Stress 2-dimensional (2-D) echocardiography for myocardial contractility assessment is increasingly used for patients with suspected regional wall motion abnormalities secondary to regional ischemia, in part because of the ubiquity of 2-D echocardiography. In patients for whom exercise is not feasible, pharmacologic stress echocardiography is performed. A meta-analysis of 44 studies indicated that stress echocardiography has a similar sensitivity to stress SPECT MPI (85% and 87%, respectively), with a higher specificity (77% vs 64%). A study that compared dobutamine-atropine stress echocardiography and dipyridamole Tc-99m sestamibi SPECT found that SPECT had similar sensitivity for detection of CAD, with dobutamine-atropine stress echocardiography being more specific (91% versus 73%). A different study also showed that dobutamine stress echocardiography and perfusion scintigraphy have equivalent accuracy for diagnosing obstructive CAD. Stress echocardiography includes rest as well as stress images.
In a meta-analysis of 435 patients, dipyridamole and dobutamine stress contractility echocardiography had similar accuracy (87% versus 84%), specificity (89% versus 86%), and sensitivity (85% versus 86%) for detecting CAD. The pharmacologic stress echocardiography techniques are limited by the fact that they sometimes yield nondiagnostic results and that suboptimal definition of some regions of the LV can lead to subjective interpretation.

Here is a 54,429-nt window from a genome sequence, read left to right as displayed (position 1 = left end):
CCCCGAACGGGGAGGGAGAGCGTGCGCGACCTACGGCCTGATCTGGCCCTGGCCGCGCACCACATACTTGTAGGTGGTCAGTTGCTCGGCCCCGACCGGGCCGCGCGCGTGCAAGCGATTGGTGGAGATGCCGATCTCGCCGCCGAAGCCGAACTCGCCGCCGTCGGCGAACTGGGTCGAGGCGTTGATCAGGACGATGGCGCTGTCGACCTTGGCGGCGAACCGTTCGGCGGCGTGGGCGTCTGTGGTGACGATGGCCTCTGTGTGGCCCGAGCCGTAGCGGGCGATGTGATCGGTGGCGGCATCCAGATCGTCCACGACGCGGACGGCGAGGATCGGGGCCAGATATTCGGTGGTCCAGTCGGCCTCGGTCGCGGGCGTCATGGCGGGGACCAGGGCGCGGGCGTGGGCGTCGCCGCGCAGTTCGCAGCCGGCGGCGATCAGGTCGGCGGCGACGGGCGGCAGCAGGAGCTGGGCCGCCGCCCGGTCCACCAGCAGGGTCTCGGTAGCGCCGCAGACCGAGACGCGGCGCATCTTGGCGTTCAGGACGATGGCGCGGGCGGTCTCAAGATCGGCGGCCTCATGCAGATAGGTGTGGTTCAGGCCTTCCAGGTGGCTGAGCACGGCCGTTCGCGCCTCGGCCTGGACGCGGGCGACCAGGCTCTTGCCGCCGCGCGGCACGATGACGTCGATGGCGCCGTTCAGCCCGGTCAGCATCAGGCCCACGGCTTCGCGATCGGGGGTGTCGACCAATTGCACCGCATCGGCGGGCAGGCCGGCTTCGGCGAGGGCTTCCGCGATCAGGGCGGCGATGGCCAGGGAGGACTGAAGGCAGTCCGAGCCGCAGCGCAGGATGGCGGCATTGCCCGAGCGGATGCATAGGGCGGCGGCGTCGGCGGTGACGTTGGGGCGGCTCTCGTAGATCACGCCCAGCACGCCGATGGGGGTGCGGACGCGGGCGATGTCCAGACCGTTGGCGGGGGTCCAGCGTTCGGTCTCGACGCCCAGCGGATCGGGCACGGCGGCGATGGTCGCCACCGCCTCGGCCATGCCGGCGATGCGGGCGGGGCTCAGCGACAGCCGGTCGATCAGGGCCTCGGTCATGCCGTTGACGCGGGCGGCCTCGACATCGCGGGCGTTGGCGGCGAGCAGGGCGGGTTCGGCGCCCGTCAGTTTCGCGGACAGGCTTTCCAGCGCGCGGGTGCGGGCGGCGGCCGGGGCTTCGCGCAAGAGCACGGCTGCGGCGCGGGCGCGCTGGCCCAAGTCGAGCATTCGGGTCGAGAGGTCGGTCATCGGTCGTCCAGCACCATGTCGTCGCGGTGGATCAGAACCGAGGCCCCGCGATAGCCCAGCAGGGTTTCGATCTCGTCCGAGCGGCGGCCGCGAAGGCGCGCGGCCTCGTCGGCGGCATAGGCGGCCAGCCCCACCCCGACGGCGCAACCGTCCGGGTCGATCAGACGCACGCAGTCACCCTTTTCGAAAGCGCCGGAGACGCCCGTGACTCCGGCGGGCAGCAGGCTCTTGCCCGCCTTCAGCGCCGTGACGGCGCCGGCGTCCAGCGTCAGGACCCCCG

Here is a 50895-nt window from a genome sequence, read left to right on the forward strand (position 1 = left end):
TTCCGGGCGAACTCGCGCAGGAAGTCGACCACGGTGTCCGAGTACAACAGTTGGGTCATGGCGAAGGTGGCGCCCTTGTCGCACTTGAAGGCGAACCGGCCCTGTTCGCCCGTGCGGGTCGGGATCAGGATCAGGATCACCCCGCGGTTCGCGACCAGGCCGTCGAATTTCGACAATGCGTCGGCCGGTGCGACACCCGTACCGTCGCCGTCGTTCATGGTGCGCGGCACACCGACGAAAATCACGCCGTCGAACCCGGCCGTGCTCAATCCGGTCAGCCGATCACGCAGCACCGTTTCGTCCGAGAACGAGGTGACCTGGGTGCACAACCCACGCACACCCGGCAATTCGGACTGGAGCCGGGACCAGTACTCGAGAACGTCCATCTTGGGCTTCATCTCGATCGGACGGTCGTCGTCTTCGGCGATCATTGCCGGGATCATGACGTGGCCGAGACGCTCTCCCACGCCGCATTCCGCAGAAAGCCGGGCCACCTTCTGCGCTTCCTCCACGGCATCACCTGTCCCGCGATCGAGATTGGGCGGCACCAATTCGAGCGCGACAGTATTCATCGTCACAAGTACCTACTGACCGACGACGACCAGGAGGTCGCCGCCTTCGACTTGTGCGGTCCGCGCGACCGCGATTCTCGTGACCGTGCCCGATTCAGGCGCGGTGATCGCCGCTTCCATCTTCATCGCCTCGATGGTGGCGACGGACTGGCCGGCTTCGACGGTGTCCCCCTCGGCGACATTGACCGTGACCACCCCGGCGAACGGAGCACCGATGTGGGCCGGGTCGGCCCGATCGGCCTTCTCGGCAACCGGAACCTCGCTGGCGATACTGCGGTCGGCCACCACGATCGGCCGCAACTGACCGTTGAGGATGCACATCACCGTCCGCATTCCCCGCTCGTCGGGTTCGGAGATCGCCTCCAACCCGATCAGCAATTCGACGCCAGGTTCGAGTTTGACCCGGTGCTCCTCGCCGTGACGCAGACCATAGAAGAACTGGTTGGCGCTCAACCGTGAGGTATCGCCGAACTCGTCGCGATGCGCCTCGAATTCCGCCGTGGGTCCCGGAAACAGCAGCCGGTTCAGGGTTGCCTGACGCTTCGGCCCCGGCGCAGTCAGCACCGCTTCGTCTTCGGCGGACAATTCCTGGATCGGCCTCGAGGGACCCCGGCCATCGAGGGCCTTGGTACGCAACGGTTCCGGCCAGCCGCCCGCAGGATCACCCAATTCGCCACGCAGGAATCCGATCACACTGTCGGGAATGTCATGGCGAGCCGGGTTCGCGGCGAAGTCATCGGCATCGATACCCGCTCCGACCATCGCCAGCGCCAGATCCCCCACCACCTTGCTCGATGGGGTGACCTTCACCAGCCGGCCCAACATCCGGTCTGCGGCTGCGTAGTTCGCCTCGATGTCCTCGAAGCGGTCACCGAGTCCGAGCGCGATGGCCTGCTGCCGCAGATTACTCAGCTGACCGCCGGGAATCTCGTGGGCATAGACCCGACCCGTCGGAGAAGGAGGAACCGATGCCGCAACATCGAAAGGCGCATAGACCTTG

Administration of an echocardiography contrast agent (i.e., microbubbles) improves endocardial visualization at rest and more so during stress, leading to a more precise interpretation with greater accuracy in evaluating CAD in patients with 2 or more nonvisualized segments and low confidence of interpretation.